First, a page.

A U of T study found that pregnant Inuit women had concentrations of PFAAs, found in non-stick coatings for cookware and cleaning products, that were twice as high as those in a representative sample of Canadian women (photo by Halfpoint via Getty Images) via UofT News

A recent study by the University of Toronto in Canada found that pregnant Inuit women living in Nunavik are exposed to potentially harmful chemicals at a higher rate than pregnant women from across Canada. The study demonstrates the severity of environmental racism targeting Inuit people and women every day.

The study measured the concentration of perfluroalkyl acids (PFAAs), which are used in a wide range of consumer products including non-stick coatings for cooking ware, water and stain repellents, food packaging, paints, cosmetics and cleaning products. It found that PFAA concentrations in pregnant Inuit women were twice as high as those in a representative sample of Canadian women.

It’s an environmental injustice because people’s food in the Arctic is being contaminated by chemicals made far away from their homes - Élyse Caron-Beaudoin, an expert on toxicology as well as public and environmental health.

Exposure to PFAAs, including during fetal development, is associated with changes in hormonal, kidney, cardio-metabolic and immune function. The researchers found that one of the likely sources of PFAAs concentrations in the blood is the consumption of country foods, particularly marine wildlife. Many living in the north of the country experience food insecurity and rely on the nutritional and cultural value provided by country foods, which make up the traditional Inuit diet.

The benefit of consuming traditional foods still outweigh the negatives…[But] we need adequate regulations that protect these country foods from harmful contaminants because these communities rely on them, especially pregnant women who need the nutritional value - Élyse Caron-Beaudoin


A woman makes an order at the only all-female cafe in Marib, Yemen. REUTERS/Nusaibah Almuaalemi

In Yemen, when Um Feras realized that her city did not have a leisure space for women, she founded her own cafe - by and for women - and challenging and changing the conservative ideas of many in the community that are against women working outside the home let alone owning and running a cafe.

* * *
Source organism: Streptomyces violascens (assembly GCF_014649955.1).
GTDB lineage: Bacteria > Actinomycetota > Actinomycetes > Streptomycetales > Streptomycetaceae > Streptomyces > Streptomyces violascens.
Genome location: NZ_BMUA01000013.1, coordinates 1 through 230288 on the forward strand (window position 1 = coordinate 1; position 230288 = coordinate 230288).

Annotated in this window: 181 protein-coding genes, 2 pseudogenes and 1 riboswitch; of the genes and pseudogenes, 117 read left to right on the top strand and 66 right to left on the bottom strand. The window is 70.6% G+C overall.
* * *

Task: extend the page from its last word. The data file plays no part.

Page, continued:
There were no places for women to gather comfortably, no places belonging to the female community: where the team from administration to the youngest employee is female - Um Feras

In addition to being a safe space for women to gather, the cafe also provides a reliable internet connection, a luxury for young women in schools whose education is affected by the poor network connection across the city of Marib. Other cafes in the city have only limited spaces for (young) women - a reminder of the efforts that seek to systematically alienate women from society and confine them to their homes. Um Feras has bigger plans. She wants to expand her cafe into an even bigger leisure space for women and children. 


Cori Bush, a nurse and activist, would be the first black woman to represent Missouri’s first district. Photograph: Joe Martinez/The Guardian

As the results of the US 2020 election come in, let’s remember: a record number of women, including a record number of women of colour, could be elected to Congress.

In the 2020 election, 318 women - of whom 117 are women of colour - contested the 535 seats that are available across the House of Representatives and Senate, an increase from 2018 when a record of 257.

Among the already announced victors is Cori Bush, a nurse in Missouri who rose to prominence for her activism during the Black Lives Matter anti-police brutality protests in Ferguson in 2014. Bush, a progressive, was elected to the House of Representatives for the state’s first district, which includes St Louis and Ferguson. She celebrated on Twitter by sharing a photo of herself with the congressional portrait of Shirley Chisholm, the first Black woman in Congress.

Today, I became the first Black woman elected to represent Missouri in Congress. It’s 2020. I shouldn’t be the first, but I am honored to carry this responsibility…Today we take this fight for Black Lives from the streets of Ferguson to the halls of Congress. We will get justice - Cori Bush

Another woman who won her seat is Teresa Leger Fernandez for New Mexico who will now be joining Deb Haaland, a Native American woman who was elected in 2018. In Texas, Candace Valenzuela could become the first Black Latina woman in Congress. While more women are running for elections it is important that women of diverse background are also running. According to the Center for American Women and Politics only 48 of the 535 members of the House and Senate are women of colour. There are 127 women in Congress overall.



Sahra is currently pursuing her undergrad in Sociology, Feminism and Gender studies. She plans to redefine the terms of life to suit her needs and those around her by challenging the patriarchy and other oppressive systems that shape our world. She loves to paint, laugh and spend time with her loved ones.